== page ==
Speed of visual perception ranges widely in humans

June 17, 2024 Staff reporters

Using a flickering-light experiment, researchers from Trinity College Dublin have discovered that the rate at which individuals perceive visual signals differs widely. Some perceive a rapidly changing visual cue at frequencies that others cannot, which means some can access more visual information per timeframe than others. The findings suggest some people have an innate advantage in certain settings where response time is crucial, such as in ball sports, or in competitive gaming.  


There is considerable variation among people’s temporal resolution - the rate at which we perceive the world – reported the research team, meaning some people effectively see more images per second than others. To quantify this, the team used the critical flicker fusion threshold, a measure for the maximum frequency at which an individual can perceive a flickering light source. If the light source flickers above a person’s threshold, they will not be able to see that it is flickering and will, instead, see the light as steady. Some participants in the experiment indicated they saw the light as completely still when it was in fact flashing about 35 times per second, while others were still able to perceive the flashing at rates at more than 60 times per second.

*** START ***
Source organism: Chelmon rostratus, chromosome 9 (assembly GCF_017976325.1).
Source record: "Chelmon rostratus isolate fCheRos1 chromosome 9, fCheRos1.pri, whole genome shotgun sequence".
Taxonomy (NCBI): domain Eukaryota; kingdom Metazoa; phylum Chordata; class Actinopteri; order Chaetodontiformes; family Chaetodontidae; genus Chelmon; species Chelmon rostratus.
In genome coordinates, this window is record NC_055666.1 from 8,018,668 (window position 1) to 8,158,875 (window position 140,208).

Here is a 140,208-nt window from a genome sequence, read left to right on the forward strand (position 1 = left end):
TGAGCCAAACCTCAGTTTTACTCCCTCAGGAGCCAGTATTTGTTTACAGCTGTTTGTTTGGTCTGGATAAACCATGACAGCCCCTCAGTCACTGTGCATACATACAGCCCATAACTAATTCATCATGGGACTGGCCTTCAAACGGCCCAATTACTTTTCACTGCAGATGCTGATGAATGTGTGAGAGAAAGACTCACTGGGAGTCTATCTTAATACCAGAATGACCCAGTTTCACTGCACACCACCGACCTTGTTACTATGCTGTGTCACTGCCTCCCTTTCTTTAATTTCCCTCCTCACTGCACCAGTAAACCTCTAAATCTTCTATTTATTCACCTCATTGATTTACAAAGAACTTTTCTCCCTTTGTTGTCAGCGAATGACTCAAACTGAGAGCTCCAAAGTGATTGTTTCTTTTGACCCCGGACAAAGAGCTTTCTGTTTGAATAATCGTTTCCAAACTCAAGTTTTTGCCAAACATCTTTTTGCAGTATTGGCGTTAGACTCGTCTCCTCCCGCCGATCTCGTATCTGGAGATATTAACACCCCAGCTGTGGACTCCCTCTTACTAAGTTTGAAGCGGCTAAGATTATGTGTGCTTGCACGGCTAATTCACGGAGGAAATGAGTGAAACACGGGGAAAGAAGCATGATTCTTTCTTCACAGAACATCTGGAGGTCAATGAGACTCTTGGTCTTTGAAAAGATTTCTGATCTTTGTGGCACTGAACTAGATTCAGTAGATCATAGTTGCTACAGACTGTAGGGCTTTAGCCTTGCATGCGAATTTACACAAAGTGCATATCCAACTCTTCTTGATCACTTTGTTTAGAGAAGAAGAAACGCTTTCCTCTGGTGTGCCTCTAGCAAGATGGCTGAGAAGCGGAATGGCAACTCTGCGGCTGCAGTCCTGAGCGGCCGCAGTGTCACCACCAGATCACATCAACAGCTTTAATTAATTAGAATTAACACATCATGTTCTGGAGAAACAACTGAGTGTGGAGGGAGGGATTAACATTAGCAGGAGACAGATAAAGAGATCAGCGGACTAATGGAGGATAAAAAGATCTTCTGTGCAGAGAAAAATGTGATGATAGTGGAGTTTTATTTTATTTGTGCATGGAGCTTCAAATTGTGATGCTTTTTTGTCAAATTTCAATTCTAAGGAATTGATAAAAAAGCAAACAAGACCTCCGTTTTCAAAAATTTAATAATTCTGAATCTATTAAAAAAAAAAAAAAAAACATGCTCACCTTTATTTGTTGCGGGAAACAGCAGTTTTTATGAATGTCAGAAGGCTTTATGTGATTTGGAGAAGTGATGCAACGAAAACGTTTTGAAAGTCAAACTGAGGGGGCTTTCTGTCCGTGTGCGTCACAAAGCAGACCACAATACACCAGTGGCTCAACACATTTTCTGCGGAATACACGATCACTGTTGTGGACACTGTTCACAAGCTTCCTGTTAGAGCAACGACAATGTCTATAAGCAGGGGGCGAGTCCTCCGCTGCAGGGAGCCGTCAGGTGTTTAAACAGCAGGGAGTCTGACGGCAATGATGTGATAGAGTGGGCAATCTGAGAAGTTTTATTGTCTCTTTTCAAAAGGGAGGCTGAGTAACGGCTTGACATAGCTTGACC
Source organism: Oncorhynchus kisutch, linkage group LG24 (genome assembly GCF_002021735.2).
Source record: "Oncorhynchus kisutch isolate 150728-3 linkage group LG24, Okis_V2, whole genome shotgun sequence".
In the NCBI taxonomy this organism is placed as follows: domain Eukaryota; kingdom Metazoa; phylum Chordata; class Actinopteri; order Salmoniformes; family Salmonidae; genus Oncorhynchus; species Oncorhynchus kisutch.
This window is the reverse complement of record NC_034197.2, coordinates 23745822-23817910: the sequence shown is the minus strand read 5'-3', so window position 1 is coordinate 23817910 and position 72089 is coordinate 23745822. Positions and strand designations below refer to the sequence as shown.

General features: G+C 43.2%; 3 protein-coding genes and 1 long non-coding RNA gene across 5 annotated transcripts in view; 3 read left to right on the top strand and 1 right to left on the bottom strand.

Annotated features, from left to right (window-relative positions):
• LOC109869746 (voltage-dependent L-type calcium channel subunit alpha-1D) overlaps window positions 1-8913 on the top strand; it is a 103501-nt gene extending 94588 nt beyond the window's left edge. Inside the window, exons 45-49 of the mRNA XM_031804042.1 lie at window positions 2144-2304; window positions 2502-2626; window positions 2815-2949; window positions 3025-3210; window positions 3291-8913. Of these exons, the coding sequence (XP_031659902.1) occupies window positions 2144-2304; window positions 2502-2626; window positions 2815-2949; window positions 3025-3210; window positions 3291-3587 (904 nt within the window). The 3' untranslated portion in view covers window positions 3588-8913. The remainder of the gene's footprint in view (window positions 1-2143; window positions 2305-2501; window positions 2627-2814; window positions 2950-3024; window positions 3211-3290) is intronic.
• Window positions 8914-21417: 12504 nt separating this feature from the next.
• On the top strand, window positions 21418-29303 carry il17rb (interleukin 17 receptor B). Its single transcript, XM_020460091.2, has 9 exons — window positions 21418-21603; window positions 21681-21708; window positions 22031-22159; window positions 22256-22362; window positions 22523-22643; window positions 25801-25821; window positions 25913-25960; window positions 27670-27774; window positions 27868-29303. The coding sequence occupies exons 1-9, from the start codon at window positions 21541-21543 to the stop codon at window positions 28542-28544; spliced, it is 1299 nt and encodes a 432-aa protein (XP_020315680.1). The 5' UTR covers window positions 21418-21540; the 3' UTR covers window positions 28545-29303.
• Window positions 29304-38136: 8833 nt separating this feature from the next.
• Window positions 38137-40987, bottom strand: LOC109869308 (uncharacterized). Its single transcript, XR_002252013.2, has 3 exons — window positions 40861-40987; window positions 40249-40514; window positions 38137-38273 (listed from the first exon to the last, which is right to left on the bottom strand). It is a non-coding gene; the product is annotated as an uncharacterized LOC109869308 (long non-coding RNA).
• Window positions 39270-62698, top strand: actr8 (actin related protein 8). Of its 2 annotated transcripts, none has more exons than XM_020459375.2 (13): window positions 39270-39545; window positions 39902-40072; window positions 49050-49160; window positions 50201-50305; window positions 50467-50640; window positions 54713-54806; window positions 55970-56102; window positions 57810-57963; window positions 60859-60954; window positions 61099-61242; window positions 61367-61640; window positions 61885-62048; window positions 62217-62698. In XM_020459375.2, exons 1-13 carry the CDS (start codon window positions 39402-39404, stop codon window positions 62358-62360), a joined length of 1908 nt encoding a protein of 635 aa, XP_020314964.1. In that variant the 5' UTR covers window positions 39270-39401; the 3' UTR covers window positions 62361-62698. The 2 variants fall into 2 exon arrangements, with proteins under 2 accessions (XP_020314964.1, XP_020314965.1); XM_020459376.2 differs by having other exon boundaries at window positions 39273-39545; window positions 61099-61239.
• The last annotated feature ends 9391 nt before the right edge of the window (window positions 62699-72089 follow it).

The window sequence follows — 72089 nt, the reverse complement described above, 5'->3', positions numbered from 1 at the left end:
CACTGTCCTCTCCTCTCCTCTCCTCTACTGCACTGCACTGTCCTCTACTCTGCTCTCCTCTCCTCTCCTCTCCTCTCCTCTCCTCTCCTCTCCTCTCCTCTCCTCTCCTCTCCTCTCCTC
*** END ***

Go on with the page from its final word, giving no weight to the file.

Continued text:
First author Clinton Haarlem, a PhD candidate in the School of Natural Sciences, said while the team measured temporal resolution on multiple occasions in the same participants, they found that even though there was significant variation among individuals, the trait appeared to be quite stable over time within individuals. However, a post-hoc analysis did suggest there may be slightly more variation over time within females than within males, he said. “We don’t yet know how this variation in visual temporal resolution might affect our day-to-day lives, but we believe that individual differences in perception speed might become apparent in high-speed situations where one might need to locate or track fast-moving objects, such as in ball sports, or in situations where visual scenes change rapidly, such as in competitive gaming.”  


The full study was published in PLOS ONE